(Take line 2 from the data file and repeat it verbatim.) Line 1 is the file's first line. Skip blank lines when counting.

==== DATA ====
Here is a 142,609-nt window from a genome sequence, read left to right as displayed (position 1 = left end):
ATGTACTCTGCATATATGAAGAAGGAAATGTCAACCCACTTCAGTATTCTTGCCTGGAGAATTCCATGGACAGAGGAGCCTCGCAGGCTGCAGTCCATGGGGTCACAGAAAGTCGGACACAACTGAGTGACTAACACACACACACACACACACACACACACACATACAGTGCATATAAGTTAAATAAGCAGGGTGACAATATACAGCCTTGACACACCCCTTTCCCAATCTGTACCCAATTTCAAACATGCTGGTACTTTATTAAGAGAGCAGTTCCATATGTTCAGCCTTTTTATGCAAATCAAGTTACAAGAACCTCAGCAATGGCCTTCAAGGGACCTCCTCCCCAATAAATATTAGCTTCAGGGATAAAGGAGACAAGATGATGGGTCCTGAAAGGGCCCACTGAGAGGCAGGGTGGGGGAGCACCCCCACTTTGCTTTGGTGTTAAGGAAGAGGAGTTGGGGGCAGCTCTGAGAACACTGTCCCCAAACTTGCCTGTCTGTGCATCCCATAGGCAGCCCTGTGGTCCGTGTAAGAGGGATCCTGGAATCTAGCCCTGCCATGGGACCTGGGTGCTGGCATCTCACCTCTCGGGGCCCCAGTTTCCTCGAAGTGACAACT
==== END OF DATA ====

ATGTACTCTGCATATATGAAGAAGGAAATGTCAACCCACTTCAGTATTCTTGCCTGGAGAATTCCATGGACAGAGGAGCCTCGCAGGCTGCAGTCCATGGGGTCACAGAAAGTCGGACACAACTGAGTGACTAACACACACACACACACACACACACACACACATACAGTGCATATAAGTTAAATAAGCAGGGTGACAATATACAGCCTTGACACACCCCTTTCCCAATCTGTACCCAATTTCAAACATGCTGGTACTTTATTAAGAGAGCAGTTCCATATGTTCAGCCTTTTTATGCAAATCAAGTTACAAGAACCTCAGCAATGGCCTTCAAGGGACCTCCTCCCCAATAAATATTAGCTTCAGGGATAAAGGAGACAAGATGATGGGTCCTGAAAGGGCCCACTGAGAGGCAGGGTGGGGGAGCACCCCCACTTTGCTTTGGTGTTAAGGAAGAGGAGTTGGGGGCAGCTCTGAGAACACTGTCCCCAAACTTGCCTGTCTGTGCATCCCATAGGCAGCCCTGTGGTCCGTGTAAGAGGGATCCTGGAATCTAGCCCTGCCATGGGACCTGGGTGCTGGCATCTCACCTCTCGGGGCCCCAGTTTCCTCGAAGTGACAACT